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Difference between revisions of "Along the Yangtze River"

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* swing North by road or rail to [[Xian]], or join the [[Silk Road]] further West at [[Lanzhou]]
 
* swing North by road or rail to [[Xian]], or join the [[Silk Road]] further West at [[Lanzhou]]
  
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Revision as of 02:00, 12 June 2007

This article is an itinerary.


The Yangtze (Chang Jiang) is China's greatest river and a historic transport route.

Contents

Understand

The Yangtze has been an important transportation route with major cities along its banks for several thousand years.

Chinese civilisation first developed along the Yellow River (Huang He) and shortly thereafter spread to two other major areas — the lower Yangtze basin and the rich agricultural lands of Sichuan a thousand km or more up the river. As the main link between those areas, the Yangtze has been important through most of Chinese history.

Cities

Many of China's greatest cities lie along the Yangtze. Except for Shanghai — which was unimportant until the 19th century China trade made it one of the world's great cities — all of these have existed for millennia. Listed from the mouth up the river, they are:

  • Shanghai, great trading port, financial and fashion capital of modern China
  • Suzhou, famous for gardens and canals, abode of scholars, painters and poets
  • Nanjing, national capital under several dynasties, rivals Beijing for historical importance, capital of Jiangsu
  • Wuhan, important in 19th century trade and modern industry, capital of Hubei
  • Chongqing, one of China's largest cities

The river extends far beyond Chongqing; its headwaters are deep in the Tibetan mountains. Few tourists doing the Yangtse route follow the river much beyond Chongqing. However, travellers on the Yunnan tourist trail see some of the upper reaches of the river near Lijiang.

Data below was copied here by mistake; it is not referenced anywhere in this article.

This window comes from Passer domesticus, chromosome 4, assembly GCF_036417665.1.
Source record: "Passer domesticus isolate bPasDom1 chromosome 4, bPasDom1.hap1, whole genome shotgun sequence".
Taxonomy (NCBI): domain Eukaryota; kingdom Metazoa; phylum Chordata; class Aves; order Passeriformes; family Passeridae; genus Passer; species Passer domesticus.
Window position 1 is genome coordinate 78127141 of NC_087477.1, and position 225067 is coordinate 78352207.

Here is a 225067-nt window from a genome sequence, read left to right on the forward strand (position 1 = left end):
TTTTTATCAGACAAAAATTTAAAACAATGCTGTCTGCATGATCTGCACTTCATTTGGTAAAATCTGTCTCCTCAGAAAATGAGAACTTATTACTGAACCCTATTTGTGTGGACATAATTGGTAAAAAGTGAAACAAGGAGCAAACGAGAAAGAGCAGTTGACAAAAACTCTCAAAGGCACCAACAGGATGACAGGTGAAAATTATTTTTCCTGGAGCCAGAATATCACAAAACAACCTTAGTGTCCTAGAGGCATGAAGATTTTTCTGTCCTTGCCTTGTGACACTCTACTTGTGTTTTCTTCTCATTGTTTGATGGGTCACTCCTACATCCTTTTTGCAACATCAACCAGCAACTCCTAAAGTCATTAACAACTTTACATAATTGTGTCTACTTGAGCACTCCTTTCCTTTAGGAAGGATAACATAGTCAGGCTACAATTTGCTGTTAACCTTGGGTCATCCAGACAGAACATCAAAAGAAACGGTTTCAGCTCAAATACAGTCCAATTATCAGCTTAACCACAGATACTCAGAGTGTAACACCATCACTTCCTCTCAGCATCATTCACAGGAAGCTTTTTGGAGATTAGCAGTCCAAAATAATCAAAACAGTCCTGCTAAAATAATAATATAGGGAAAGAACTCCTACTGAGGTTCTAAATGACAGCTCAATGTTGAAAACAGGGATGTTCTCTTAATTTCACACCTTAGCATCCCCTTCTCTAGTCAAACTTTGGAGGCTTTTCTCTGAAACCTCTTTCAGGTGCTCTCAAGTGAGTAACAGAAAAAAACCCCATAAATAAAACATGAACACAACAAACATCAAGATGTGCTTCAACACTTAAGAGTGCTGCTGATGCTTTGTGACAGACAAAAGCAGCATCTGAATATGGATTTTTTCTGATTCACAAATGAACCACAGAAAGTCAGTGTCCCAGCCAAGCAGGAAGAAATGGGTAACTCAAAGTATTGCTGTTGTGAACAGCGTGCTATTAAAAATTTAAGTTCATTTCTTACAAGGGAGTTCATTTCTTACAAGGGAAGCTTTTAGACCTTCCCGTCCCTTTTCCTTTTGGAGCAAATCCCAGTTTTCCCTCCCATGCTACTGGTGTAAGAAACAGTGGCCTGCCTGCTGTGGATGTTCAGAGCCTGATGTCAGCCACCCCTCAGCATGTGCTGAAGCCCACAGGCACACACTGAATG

Two other ancient and important cities are not actually on the Yangtze, but readily accessible from it:

  • Hangzhou, capital of Zhejiang — near Shanghai and connected by canal to Suzhou
  • Chengdu, capital of Sichuan — near Chongqing and on one of the Yangtze's tributaries

Of course there are dozens of smaller cities as well.

Prepare

Get in

Shanghai and Nanjing have major international airports and connections to almost anywhere. The other major cities on the route have airports and good connections within China, but not many international flights. KLM fly Chengdu-Amsterdam, but that may be the only exception.

Go

The most famous part of this route is the sensational boat cruise through the Three Gorges area between Chongqing and Wuhan. With the recent enormous Three Gorges Dam project, this route has changed considerably but it is still definitely worth doing. However be careful of the different types of boats and classes within those boats. Traveling on a Chinese tourist boat in 'first class' is not my idea of 'first class' as there were rats everywhere. This doesn't help when the only place to eat for three days is on the boat. If you can afford to, don't take the Chinese Tourist boat - especially as they stop at destinations at 6am, expecting all passengers to get out and look at the scenery, then arriving at 4am at the final destination and throwing everybody off the boat. You wouldn't want to stay on as you can't understand the language and wouldn't know how to get off! Apart from that it was an experience!

The lower Yangtze areas — from Wuhan down through Nanjing and Suzhou to Shanghai — traveling by boat is also an option, but here it is not essential. There are good rail and road connections throughout the area.

One company at the high end of the market is Orient Royal Cruise.

Stay safe

General precautions against common scams and pickpockets are advisable anywhere in China.

Be especially wary of thieves on the cruise boats, using any technique from picking pockets to crawling in portholes to rifle luggage.

Get out

Chengdu is a hub for visiting southern China. From there, you can:


Variants

Actions

Destination Docents

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